Example:

var root = new apiman.Root(),
    upload = root.resource('/upload')
    ;

upload.endpointMethod(function(req, res){
    req.path_tail; // path suffix
    req.verb; // arbitrary method name
});

root.exec('/upload/file.txt', 'save', { file: ... })
    .then(function(){
        // upload saved
    });

Controller Methods

Adding all the methods manually is not the only way to define them: you can feed a Resource with an arbitrary object, and ApiMan will import its methods. The MVC world knows this approach as Controllers.

Resource.controllerMethods(ctrl):Resource

Add methods from a controller object.

ApiMan imports a property only if:

  • It is a function (non-functional properties are ignored)
  • Its name does not start with an underscore _ (protected members are ignored).

Arguments:

  • ctrl: Object: The controller to import the methods from.

Notes:

  • All methods maintain the this binding: you can freely use controller fields and protected methods!
  • In order to set middleware functions for a method, put them in the middleware proeprty of the method function.

Example:

// Controller
var UserCtrl = function(something){ // constructor
    this.something = something;
};

UserCtrl.prototype.get = function(req, res){ // method
    res.ok({
        something: this.something,
        mw_worked: req.mw_worked,
        login: 'kolypto'
    });
};
UserCtrl.prototype.get.middleware = [ // middleware for the method
    function(req, res){
        req.mw_worked = 'yesss!';
    }
];

UserCtrl.prototype.set = function(req, res){ // another method
    res.ok({ ok: true });
};

UserCtrl.prototype._private = function(){};

// Import an instantiated controller
var root = new apiman.Root(),
    user = root.resource('/user')
    ;
user.controllerMethods(new UserCtrl('anything'));

This will make the '/user:get' and '/user:set' methods available.

Bundled Middleware

All bundled middleware come in the require('apiman').middleware module.

Session Middleware

Initializer: apiman.middleware.session(options)

Port of the connect.session middleware which allows you to reuse the session Store backends, like the connect-redis package.

var root = new apiman.Root;
root.use(apiman.middleware.session({
    // Session store backend, Connect-compatible.
    // When unspecified, uses MemoryStore
    store: new connect.session.MemoryStore(),
    // Maximum session lifetime in milliseconds.
    // `null` produces a one-shot session.
    maxAge: 60*60*24 *1000, // 1 day
    // Session id is signed with this secret to prevent tampering
    // NOTE: not implemented!
    secret: 'cockatoo parrot'
});

When a session middleware is in effect, the Request object gets the following extra fields:

  • req.sessionID: String: The session identifier string
  • req.session: Object: The persistent session object
  • req.sessionStore: connect.Store: The session store backend

The session is only saved if the middleware & the method has had no runtime errors (thrown exceptions)!

Example on how to make 2 requests using a single session:

var sessionID; // remember the session ID

// First request: sign in, get the session
var req = {}; // sessionID will be stored here

root.exec('/login', 'login', { user: 'kolypto', pass: '1234' }, req)
    .then(function(result){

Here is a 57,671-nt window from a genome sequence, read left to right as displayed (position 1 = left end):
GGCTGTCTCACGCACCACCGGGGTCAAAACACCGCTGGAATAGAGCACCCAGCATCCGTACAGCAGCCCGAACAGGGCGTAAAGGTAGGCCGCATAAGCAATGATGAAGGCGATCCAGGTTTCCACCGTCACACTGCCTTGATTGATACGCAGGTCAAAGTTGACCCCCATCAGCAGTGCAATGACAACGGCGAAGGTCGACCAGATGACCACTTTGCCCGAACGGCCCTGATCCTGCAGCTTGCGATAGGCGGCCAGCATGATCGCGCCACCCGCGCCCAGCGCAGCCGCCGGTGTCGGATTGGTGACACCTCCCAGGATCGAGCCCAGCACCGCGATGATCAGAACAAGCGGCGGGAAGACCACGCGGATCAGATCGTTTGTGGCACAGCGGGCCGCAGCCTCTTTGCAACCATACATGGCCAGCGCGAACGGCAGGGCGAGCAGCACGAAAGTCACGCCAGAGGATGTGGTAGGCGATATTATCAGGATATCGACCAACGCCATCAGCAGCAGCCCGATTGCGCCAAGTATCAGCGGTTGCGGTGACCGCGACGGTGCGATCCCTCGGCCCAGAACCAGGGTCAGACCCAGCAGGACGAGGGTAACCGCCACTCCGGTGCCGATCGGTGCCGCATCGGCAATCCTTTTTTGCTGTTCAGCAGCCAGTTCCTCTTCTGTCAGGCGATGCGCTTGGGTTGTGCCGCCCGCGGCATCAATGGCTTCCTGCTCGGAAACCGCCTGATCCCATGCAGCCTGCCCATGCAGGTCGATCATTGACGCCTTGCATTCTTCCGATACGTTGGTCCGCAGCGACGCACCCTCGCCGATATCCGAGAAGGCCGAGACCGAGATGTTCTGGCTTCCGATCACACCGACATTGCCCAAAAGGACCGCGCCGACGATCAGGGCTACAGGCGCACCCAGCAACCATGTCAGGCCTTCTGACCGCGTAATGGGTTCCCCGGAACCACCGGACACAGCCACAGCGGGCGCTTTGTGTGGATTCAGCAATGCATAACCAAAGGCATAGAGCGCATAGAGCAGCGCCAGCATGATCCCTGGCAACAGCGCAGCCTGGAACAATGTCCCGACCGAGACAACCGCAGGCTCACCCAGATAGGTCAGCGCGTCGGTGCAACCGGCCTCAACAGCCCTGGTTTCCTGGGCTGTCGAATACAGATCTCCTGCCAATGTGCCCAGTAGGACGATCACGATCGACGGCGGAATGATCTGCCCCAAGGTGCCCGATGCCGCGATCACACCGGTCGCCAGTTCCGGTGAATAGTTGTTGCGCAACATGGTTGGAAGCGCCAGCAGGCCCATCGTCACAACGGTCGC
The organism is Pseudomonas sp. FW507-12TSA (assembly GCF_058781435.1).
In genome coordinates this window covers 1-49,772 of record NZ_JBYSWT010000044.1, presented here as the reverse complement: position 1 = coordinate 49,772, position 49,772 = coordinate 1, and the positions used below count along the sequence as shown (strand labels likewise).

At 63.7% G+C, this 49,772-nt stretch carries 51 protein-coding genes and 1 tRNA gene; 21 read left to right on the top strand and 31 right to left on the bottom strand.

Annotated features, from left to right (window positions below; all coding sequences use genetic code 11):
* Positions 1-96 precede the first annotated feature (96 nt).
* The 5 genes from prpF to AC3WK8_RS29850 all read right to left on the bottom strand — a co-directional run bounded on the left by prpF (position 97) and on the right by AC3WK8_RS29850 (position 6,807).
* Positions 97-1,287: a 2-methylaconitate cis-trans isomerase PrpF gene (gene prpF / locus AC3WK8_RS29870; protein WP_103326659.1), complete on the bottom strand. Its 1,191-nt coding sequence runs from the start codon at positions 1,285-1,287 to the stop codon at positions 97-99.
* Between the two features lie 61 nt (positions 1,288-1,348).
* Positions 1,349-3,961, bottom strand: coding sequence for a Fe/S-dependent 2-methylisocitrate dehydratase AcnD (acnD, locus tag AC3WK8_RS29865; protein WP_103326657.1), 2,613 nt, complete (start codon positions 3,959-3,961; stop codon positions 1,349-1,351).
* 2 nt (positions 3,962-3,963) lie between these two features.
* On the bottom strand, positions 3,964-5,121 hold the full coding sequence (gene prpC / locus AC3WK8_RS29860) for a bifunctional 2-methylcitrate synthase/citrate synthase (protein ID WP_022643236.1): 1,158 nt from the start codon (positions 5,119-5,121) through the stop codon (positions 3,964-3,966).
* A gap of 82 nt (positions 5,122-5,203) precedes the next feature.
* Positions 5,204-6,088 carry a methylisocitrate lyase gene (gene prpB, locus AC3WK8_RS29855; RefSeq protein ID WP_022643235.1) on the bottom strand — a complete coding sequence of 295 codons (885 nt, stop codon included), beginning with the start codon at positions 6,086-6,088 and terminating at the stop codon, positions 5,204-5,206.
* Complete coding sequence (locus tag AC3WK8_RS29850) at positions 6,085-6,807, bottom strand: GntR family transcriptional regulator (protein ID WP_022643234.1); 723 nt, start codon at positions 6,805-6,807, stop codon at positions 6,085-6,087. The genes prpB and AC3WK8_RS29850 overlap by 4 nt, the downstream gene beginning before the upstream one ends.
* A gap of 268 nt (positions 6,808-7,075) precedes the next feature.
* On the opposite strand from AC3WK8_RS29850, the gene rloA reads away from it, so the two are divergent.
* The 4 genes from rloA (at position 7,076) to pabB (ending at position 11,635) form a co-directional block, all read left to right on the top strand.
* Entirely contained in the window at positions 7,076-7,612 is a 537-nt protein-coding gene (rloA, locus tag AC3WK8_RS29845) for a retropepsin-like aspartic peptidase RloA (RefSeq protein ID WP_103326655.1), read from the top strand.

// Successful login
        // req.sessionID is populated
        sessionID = req.sessionID; // keep it
    })
// Second request: use the same session id
    .then(function(){
        // use sessionID got from the previous request
        return root.exec('/cart', 'show', {}, { sessionID: sessionID })
            .then(function(result){
                // fine
            });
    })
    .done()
    ;

Exporting the APIs

In order to expose your APIs to some protocol, you need to implement the ApiMan method caller as a singular endpoint: in other words, create a handler which transforms the input into an ApiMan Resource.exec() call and formats the output.

You can either Export The APIs Manually or use one of the Bundled Adapters.

Bundled Adapters

Bundled adapters implement the most wanted protocol adapters in a reusable manner.

All bundled middleware come in the require('apiman').adapters module.

Express Adapter

Express adapter is a middleware maker that catches all incoming requests under a path and handles them with ApiMan methods.

Initializer: apiman.adapters.express(root, options)

Arguments:

  • root: Resource|Root: The resource to serve
  • options: Object: Middleware options

    • prepareRequest: function(req: Object):Request?: An optional custom function that converts the incoming Express req request into an ApiMan request.

      It should return an object with the additional Request fields. It's also required to return: path, verb, args.

      Default: split the request URI in 2 on ':' and get the path & verb ; combine request query & body into args ; pass the req.files as is.

      As a result, you call methods with '/path/to/resource:methodName', the arguments are provided as query params or sent in the request body as JSON.

    • sessionCookie: { name: String, maxAge: Number }?: When the Session Middleware is used, you probably want to pass the sessionID through a cookie. To do that, specify the cookie settings here.

      Default: disabled.

      Fields: name is the name of the cookie (default: 'sessionID'), maxAge is the session expire time in seconds.

      See express.cookie() and (connect.session)[http://www.senchalabs.org/connect/session.html] for more details.